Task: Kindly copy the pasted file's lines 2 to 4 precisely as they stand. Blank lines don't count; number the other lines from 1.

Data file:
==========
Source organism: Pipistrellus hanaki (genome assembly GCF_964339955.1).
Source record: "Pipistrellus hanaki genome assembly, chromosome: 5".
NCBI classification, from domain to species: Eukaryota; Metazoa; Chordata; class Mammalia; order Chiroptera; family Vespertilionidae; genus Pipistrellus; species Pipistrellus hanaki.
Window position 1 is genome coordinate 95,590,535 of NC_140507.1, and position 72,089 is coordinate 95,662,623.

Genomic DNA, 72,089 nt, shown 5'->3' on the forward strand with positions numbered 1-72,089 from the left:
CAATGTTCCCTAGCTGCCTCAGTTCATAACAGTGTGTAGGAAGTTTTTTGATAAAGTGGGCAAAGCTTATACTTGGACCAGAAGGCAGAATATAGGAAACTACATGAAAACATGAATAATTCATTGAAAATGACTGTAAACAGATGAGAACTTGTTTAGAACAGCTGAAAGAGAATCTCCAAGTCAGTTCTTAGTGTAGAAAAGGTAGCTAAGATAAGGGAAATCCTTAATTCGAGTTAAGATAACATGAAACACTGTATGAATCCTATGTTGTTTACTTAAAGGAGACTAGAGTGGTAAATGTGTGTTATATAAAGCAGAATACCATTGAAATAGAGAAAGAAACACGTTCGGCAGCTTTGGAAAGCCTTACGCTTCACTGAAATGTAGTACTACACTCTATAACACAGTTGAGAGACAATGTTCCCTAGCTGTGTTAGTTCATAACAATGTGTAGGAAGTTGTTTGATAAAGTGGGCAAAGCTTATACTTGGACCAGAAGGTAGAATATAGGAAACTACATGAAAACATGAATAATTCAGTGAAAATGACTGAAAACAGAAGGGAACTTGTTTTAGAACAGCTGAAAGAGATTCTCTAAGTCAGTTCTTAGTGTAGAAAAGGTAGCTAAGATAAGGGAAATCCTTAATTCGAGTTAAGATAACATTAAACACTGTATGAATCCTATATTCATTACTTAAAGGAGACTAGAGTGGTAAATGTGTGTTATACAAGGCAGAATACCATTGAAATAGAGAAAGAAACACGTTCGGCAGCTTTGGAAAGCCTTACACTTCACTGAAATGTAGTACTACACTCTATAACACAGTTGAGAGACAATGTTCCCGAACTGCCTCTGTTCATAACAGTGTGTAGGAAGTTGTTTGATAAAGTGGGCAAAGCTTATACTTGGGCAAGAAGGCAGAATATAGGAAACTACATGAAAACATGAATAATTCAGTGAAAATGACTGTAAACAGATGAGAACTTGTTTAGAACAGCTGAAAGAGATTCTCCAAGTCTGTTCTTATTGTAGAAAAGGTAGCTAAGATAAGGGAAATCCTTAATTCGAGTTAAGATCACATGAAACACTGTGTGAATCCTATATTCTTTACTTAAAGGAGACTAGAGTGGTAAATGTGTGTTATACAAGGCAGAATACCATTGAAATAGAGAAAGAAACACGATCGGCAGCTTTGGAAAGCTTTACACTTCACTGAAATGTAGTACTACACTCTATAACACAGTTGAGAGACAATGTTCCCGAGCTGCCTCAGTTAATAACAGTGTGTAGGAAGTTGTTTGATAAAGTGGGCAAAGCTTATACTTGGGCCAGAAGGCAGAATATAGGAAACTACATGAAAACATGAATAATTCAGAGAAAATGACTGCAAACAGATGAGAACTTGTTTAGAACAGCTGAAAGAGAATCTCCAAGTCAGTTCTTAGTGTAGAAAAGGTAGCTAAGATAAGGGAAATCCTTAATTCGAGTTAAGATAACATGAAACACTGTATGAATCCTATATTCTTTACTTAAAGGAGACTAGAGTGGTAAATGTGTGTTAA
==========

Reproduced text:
Source record: "Pipistrellus hanaki genome assembly, chromosome: 5".
NCBI classification, from domain to species: Eukaryota; Metazoa; Chordata; class Mammalia; order Chiroptera; family Vespertilionidae; genus Pipistrellus; species Pipistrellus hanaki.
Window position 1 is genome coordinate 95,590,535 of NC_140507.1, and position 72,089 is coordinate 95,662,623.